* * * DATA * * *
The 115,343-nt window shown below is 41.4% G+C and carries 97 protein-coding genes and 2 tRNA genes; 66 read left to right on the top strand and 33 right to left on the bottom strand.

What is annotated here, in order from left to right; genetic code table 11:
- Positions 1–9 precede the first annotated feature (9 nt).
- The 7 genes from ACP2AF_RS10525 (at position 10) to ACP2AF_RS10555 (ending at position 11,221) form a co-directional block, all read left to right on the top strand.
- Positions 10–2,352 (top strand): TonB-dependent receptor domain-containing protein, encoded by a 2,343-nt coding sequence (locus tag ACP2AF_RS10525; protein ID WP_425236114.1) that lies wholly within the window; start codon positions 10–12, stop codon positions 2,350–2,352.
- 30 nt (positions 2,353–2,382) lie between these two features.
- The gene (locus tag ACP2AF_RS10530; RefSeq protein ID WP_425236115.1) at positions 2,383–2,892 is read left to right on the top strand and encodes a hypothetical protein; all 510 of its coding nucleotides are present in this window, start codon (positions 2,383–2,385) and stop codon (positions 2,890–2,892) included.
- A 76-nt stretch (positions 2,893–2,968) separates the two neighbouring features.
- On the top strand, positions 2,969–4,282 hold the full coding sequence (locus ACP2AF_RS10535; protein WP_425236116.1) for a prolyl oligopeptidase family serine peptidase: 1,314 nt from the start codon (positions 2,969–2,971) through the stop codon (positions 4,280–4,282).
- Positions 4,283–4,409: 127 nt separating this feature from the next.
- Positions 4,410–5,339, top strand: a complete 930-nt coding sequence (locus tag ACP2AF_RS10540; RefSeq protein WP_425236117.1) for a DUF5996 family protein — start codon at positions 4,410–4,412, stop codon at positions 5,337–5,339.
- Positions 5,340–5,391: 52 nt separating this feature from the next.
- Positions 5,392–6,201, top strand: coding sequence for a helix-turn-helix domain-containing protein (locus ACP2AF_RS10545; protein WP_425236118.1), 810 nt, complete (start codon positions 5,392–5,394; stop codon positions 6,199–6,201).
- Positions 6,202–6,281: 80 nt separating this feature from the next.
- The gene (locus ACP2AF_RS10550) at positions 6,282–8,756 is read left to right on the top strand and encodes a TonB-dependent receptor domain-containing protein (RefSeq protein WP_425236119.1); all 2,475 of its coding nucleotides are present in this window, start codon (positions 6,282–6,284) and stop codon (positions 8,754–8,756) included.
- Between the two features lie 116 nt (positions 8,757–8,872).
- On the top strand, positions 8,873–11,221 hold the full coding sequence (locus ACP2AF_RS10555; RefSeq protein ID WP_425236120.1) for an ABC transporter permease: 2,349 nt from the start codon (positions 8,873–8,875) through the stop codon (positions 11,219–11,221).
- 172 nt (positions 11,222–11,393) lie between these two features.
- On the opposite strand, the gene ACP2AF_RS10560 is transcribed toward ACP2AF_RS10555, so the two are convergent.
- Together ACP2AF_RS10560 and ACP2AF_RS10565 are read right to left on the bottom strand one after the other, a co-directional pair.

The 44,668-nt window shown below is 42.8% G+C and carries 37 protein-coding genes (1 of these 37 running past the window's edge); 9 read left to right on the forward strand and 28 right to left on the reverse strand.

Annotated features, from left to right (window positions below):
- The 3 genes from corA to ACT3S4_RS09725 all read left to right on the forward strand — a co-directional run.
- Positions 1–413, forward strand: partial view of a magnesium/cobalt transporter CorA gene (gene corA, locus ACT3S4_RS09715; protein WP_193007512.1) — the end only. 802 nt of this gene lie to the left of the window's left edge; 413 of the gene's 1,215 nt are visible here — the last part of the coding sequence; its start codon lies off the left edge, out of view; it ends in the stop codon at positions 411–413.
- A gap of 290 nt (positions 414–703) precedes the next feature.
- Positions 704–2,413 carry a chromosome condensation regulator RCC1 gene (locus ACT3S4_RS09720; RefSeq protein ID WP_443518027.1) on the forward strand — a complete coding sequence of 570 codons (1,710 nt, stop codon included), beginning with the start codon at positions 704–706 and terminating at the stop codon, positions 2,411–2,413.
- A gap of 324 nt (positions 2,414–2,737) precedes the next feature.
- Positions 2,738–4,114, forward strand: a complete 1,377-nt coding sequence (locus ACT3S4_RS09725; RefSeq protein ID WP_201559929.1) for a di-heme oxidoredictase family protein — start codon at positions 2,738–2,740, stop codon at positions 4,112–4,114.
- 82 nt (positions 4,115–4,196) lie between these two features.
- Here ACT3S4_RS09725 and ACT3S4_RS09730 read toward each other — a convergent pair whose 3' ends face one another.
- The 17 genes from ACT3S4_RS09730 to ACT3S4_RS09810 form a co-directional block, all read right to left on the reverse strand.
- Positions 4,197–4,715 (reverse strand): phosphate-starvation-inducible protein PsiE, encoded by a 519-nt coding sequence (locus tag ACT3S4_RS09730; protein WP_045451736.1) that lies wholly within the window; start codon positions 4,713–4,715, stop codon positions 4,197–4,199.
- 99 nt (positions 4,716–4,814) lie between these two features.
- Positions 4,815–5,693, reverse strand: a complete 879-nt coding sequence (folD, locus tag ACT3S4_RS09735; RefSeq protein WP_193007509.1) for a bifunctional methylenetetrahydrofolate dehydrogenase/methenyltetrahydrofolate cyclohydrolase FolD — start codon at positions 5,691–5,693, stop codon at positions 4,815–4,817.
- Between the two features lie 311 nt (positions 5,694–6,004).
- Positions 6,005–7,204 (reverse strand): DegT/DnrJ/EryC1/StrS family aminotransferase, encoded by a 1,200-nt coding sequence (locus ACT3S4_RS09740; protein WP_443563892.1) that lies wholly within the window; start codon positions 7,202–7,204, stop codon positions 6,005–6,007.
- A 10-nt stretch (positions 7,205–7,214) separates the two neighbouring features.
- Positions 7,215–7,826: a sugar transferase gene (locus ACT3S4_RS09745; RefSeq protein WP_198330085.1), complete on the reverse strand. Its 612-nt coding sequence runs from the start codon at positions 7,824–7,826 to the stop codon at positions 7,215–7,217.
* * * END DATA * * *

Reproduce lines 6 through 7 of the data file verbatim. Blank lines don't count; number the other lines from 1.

- 30 nt (positions 2,353–2,382) lie between these two features.
- The gene (locus tag ACP2AF_RS10530; RefSeq protein ID WP_425236115.1) at positions 2,383–2,892 is read left to right on the top strand and encodes a hypothetical protein; all 510 of its coding nucleotides are present in this window, start codon (positions 2,383–2,385) and stop codon (positions 2,890–2,892) included.